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Immune-Enhancing Treatment May Destabilize HIV Reservoirs

Findings presented at the 21st International AIDS Conference (AIDS 2016) in Durban, South Africa, suggest that combining ART with an immune-enhancing treatment may destabilize viral reservoirs in macaques infected with simian immunodeficiency virus (SIV), the monkey equivalent of HIV.

Published
21 July 2016
From
NIAID
HIV will only be cured with combinations too, conference delegates hear

Curing people of HIV infection will have to involve combinations of drugs and approaches, just as HIV treatment does, delegates heard at the Towards a Cure workshop

Published
20 July 2016
By
Gus Cairns
Young women treated in very early HIV infection stay HIV negative and preserve immune function

A group of young South African women who were diagnosed in very early infection and immediately given antiretroviral therapy (ART) preserved their CD4 counts and the function

Published
18 July 2016
By
Gus Cairns
NIH Scientists Discover that Defective HIV DNA Can Encode HIV-Related Proteins

Investigators from the National Institutes of Health have discovered that cells from HIV-infected people whose virus is suppressed with treatment harbor defective HIV DNA that can nevertheless be transcribed into a template for producing HIV-related proteins. This finding may affect scientists’ understanding of the long-term effects of HIV infection and what a cure would require.

Published
18 July 2016
From
NIAID
'Classic' HIV Cure Remains a Challenge, NIH Expert Says

History suggests that finding a "classic" cure for HIV -- clearing the virus from the body -- is going to be a tough chore, a top U.S. official said here. On the other hand, a less aspirational goal -- that of achieving sustained remissions from the virus -- looks closer to hand in the current state of medical science, according to Anthony Fauci, MD, director of the NIH's National Institute of Allergy and Infectious Diseases.

Published
17 July 2016
From
MedPage Today
Prospects for developing a cure or sustained remission for HIV take centre stage at AIDS 2016

“HIV cure research became a scientific reality with the launch of the first IAS Global Scientific Strategy: Towards an HIV Cure at AIDS 2012,” noted IAS President Chris Beyrer. “Today, HIV cure research has come into its own as a top HIV research priority, marked by significant advances in our understanding of the scientific challenges and opportunities, more cure-focused research collaborations, and a new optimism that a cure or sustainable remission for HIV is feasible.”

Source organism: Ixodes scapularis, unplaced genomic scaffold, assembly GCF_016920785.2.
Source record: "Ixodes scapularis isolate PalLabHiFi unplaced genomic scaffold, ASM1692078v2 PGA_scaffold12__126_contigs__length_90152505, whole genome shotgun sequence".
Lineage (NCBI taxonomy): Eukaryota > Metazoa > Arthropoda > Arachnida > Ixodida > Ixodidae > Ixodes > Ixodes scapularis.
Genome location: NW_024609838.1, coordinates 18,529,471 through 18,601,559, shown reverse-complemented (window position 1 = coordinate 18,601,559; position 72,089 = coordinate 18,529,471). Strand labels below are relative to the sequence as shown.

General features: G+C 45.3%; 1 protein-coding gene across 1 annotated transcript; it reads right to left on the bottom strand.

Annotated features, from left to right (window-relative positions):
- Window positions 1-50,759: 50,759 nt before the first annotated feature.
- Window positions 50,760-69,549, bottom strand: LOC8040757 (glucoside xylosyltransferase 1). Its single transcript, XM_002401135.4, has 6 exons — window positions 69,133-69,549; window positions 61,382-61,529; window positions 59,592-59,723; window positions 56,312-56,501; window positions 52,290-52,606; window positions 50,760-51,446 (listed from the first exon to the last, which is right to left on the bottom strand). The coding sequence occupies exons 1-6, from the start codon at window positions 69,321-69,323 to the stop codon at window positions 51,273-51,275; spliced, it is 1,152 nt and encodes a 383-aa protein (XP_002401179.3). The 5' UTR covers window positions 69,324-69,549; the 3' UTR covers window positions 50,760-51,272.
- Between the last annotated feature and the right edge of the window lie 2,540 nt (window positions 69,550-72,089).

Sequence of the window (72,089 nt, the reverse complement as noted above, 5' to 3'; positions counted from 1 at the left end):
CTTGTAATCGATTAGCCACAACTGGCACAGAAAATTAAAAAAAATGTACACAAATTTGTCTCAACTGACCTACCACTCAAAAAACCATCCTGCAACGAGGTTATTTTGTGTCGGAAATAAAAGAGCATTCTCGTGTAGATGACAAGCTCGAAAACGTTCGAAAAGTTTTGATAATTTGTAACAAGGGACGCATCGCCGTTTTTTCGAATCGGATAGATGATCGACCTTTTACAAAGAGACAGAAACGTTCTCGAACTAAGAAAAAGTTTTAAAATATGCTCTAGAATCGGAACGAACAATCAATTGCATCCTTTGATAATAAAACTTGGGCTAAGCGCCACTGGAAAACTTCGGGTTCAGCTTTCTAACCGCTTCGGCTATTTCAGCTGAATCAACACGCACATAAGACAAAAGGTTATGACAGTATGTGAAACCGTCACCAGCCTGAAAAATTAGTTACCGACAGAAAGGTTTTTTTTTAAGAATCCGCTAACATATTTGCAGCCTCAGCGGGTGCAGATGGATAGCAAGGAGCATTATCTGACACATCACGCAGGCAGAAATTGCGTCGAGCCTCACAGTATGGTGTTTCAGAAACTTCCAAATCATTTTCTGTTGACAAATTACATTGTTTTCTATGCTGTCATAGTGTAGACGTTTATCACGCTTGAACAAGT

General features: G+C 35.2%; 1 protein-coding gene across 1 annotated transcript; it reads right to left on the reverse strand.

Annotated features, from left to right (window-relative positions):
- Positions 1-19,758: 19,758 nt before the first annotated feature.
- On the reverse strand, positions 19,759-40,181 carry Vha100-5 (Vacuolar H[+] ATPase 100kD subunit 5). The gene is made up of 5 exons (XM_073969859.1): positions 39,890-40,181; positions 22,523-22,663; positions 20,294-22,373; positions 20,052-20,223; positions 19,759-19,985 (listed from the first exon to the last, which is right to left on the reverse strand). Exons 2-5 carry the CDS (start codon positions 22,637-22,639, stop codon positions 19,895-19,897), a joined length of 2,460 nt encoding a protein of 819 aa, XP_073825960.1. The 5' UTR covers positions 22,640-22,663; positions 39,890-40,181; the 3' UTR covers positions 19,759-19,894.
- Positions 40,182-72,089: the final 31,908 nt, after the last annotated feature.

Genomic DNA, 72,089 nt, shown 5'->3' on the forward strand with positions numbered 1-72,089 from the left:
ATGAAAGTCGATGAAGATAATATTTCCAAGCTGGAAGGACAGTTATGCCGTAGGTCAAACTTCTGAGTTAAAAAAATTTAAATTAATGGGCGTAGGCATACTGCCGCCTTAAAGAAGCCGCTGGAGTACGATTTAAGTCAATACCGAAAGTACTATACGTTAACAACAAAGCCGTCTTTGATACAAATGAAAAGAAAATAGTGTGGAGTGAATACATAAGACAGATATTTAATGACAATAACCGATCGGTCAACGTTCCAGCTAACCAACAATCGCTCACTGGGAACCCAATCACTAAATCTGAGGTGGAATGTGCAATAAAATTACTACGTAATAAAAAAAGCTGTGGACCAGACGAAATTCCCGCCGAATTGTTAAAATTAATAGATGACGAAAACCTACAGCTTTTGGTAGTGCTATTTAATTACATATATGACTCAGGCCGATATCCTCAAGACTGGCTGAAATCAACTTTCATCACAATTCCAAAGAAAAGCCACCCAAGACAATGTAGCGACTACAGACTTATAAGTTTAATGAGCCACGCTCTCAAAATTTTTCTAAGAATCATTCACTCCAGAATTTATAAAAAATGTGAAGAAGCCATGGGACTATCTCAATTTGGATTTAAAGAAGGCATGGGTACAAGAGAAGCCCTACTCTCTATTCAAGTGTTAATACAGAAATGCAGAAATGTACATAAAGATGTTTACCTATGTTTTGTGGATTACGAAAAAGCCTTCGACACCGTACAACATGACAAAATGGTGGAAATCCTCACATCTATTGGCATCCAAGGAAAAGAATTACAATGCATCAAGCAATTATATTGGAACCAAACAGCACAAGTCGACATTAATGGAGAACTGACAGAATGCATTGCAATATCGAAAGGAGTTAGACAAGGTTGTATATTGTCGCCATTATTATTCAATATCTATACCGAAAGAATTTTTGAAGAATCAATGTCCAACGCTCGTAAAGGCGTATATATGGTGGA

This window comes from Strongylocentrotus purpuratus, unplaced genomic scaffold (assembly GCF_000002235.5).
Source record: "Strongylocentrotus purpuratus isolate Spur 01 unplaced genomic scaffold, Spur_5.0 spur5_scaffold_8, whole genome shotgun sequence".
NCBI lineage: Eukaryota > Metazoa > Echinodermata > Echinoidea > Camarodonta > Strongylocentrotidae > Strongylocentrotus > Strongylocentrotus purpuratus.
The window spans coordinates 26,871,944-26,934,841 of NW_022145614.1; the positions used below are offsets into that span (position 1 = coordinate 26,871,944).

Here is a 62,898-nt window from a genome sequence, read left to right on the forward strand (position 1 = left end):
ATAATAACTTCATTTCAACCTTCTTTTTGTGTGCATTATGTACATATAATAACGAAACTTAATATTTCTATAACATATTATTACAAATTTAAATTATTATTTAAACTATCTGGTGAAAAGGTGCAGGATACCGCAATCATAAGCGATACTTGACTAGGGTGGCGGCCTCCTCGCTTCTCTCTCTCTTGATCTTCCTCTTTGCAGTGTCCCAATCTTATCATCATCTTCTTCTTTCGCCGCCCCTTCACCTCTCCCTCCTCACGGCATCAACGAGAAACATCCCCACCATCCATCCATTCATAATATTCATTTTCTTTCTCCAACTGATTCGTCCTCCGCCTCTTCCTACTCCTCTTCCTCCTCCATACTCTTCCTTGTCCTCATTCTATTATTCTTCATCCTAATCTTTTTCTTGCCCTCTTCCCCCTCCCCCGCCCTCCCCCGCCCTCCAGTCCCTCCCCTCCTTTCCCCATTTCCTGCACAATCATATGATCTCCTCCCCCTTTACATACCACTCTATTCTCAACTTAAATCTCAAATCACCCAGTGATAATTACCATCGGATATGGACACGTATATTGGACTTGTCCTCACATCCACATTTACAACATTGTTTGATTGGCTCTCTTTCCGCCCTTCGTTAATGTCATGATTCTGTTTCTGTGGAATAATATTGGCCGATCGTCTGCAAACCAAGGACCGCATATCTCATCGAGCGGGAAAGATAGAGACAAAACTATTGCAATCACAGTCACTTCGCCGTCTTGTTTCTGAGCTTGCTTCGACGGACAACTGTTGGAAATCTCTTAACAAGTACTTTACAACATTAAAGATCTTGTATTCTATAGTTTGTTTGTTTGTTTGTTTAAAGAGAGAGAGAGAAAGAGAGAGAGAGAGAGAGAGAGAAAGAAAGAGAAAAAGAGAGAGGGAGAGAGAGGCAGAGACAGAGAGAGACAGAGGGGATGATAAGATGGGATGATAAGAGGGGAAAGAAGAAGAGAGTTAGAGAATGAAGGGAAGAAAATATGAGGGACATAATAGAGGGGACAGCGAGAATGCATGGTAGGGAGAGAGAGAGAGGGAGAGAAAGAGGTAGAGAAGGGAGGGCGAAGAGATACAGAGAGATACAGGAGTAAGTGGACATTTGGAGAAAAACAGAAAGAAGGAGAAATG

Published
16 July 2016
From
AIDS 2016
Treatment targets HIV's last hiding place

UK scientists may have found a way to destroy HIV's last refuge. A study by Oxford University has confirmed that a treatment developed by a British company can remove the virus in its chosen hiding place, in laboratory conditions, offering hope of a viable treatment.

Published
14 July 2016
From
Eurekalert
NIH expands investment in HIV cure research

The National Institutes of Health has awarded approximately $30 million in annual funding over the next five years to six research collaborations working to advance basic medical science toward an HIV cure.

Published
14 July 2016
From
National Institutes of Health
HIV rapidly develops resistance to gene-editing cure technology

In a setback for a novel approach to curing HIV, researchers involved in a technique that uses enzymes to remove viral genes from the DNA of infected

Published
17 May 2016
By
Gus Cairns
HIV took just 2 weeks to overcome our best attempt to edit it out of our cells

We all got really excited a few weeks ago when researchers announced they'd removed HIV from human immune cells using new gene-editing technology called CRISPR/Cas-9, or 'CRISPR' for short, which works like a pair of molecular scissors to cut and paste DNA. As far as we know, that specific result is holding up just fine, but a separate study has now revealed that, worryingly, HIV can evolve to survive CRISPR attacks in just two weeks. Even worse, the attack itself could actually be introducing mutations that make the virus stronger.

Published
11 April 2016
From
ScienceAlert
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Community Consensus Statement on Access to HIV Treatment and its Use for Prevention

Together, we can make it happen

We can end HIV soon if people have equal access to HIV drugs as treatment and as PrEP, and have free choice over whether to take them.

Launched today, the Community Consensus Statement is a basic set of principles aimed at making sure that happens.

The Community Consensus Statement is a joint initiative of AVAC, EATG, MSMGF, GNP+, HIV i-Base, the International HIV/AIDS Alliance, ITPC and NAM/aidsmap
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